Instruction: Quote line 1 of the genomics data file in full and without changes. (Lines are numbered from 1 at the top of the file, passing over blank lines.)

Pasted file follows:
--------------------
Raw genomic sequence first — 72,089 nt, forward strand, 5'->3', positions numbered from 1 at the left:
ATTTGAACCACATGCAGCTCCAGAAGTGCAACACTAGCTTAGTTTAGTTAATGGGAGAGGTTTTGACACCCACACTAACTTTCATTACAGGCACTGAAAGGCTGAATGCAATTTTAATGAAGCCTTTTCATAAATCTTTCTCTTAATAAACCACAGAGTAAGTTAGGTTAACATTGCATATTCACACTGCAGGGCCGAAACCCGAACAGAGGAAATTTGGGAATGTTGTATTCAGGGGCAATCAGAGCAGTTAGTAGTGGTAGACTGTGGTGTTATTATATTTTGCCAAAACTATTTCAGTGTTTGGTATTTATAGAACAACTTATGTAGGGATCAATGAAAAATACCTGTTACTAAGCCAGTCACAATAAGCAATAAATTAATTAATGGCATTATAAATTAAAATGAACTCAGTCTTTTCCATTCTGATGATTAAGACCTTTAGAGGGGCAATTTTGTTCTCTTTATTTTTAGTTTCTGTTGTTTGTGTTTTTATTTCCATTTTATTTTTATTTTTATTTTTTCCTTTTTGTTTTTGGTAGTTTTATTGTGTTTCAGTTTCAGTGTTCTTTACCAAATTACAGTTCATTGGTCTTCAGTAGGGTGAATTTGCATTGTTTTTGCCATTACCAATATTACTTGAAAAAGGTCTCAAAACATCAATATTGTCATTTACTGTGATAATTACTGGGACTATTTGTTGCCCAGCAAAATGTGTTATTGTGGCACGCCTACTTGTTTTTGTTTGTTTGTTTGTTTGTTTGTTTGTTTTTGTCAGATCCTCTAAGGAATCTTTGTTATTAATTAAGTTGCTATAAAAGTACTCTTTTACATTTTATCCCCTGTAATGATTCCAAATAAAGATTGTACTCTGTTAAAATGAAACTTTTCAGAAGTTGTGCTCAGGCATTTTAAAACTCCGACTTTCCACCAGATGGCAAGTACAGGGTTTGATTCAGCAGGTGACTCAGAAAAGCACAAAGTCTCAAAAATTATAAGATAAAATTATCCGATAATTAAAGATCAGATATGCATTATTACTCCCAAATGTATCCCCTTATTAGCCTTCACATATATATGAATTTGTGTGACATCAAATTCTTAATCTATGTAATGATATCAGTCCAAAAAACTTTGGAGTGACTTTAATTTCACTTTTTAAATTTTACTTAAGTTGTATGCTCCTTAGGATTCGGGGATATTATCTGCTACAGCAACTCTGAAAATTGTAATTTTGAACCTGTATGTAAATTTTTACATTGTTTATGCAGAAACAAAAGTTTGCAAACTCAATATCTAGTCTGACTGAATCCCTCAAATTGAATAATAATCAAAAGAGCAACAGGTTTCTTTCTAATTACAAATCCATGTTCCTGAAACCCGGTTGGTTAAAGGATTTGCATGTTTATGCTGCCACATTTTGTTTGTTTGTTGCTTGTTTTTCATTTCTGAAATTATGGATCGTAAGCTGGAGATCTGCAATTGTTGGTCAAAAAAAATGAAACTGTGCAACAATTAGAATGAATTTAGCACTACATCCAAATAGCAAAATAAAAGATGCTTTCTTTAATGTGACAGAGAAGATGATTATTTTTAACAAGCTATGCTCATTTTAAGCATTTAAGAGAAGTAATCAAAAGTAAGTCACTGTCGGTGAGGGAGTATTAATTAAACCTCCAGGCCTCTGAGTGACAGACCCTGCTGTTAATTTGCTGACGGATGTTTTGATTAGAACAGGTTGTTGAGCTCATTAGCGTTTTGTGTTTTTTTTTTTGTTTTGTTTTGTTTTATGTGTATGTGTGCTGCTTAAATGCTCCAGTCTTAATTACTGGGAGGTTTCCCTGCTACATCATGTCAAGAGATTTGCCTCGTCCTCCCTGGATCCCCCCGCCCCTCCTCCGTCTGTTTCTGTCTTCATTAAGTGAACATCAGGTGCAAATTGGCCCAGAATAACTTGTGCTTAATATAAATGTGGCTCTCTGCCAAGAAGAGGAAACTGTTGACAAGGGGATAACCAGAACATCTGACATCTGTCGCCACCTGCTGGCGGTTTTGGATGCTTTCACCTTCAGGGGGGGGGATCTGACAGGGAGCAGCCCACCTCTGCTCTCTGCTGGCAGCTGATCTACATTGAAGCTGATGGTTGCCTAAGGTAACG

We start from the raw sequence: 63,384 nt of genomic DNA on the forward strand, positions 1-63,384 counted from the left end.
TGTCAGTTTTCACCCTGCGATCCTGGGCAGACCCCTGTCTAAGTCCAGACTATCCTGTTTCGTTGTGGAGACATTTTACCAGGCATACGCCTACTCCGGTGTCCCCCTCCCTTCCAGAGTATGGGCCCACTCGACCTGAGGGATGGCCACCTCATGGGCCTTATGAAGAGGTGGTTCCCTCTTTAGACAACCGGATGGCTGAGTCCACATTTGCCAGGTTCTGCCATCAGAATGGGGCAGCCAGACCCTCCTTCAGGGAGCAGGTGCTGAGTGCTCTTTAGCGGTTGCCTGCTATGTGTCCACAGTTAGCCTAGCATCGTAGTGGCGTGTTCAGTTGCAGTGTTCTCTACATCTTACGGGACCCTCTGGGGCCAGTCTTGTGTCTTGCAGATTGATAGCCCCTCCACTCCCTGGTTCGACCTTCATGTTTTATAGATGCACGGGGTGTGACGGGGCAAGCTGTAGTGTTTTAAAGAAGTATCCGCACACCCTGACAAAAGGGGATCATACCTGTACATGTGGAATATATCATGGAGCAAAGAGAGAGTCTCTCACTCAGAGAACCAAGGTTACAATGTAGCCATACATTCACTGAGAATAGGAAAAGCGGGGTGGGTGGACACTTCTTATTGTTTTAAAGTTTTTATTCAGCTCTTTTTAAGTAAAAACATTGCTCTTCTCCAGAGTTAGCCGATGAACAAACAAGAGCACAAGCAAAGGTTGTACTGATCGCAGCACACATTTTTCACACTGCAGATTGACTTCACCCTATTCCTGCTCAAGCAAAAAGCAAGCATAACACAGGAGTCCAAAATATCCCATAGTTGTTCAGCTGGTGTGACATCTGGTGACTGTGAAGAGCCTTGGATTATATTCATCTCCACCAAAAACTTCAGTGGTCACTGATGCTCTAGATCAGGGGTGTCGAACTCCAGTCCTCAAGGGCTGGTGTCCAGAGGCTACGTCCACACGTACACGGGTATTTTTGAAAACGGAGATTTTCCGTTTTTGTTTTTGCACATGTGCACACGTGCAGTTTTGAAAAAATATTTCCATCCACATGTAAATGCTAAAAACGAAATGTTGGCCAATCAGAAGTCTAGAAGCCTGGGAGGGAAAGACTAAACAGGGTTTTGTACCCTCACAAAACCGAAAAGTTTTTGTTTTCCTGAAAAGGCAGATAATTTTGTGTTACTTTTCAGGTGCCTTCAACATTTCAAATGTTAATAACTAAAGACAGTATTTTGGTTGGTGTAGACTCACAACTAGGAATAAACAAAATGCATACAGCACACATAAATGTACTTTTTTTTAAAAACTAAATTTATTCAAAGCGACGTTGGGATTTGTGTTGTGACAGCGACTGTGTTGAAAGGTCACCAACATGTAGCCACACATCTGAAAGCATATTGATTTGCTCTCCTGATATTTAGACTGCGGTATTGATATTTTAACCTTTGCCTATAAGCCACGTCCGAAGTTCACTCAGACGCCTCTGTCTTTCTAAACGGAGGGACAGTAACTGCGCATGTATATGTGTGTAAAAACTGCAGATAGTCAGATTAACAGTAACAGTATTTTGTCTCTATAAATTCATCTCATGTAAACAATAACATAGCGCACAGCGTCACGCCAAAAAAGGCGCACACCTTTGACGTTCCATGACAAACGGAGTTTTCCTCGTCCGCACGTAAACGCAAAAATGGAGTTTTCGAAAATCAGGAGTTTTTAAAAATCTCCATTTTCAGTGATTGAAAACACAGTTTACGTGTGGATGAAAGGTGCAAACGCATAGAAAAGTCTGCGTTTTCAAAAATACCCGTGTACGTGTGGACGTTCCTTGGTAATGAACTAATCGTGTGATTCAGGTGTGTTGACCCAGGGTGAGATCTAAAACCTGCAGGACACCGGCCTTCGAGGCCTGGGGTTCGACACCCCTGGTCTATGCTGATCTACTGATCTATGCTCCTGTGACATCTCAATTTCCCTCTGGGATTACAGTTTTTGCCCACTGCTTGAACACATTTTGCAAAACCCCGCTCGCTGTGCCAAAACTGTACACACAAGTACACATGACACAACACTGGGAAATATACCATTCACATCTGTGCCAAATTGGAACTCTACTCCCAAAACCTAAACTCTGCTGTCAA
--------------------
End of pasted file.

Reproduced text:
Raw genomic sequence first — 72,089 nt, forward strand, 5'->3', positions numbered from 1 at the left: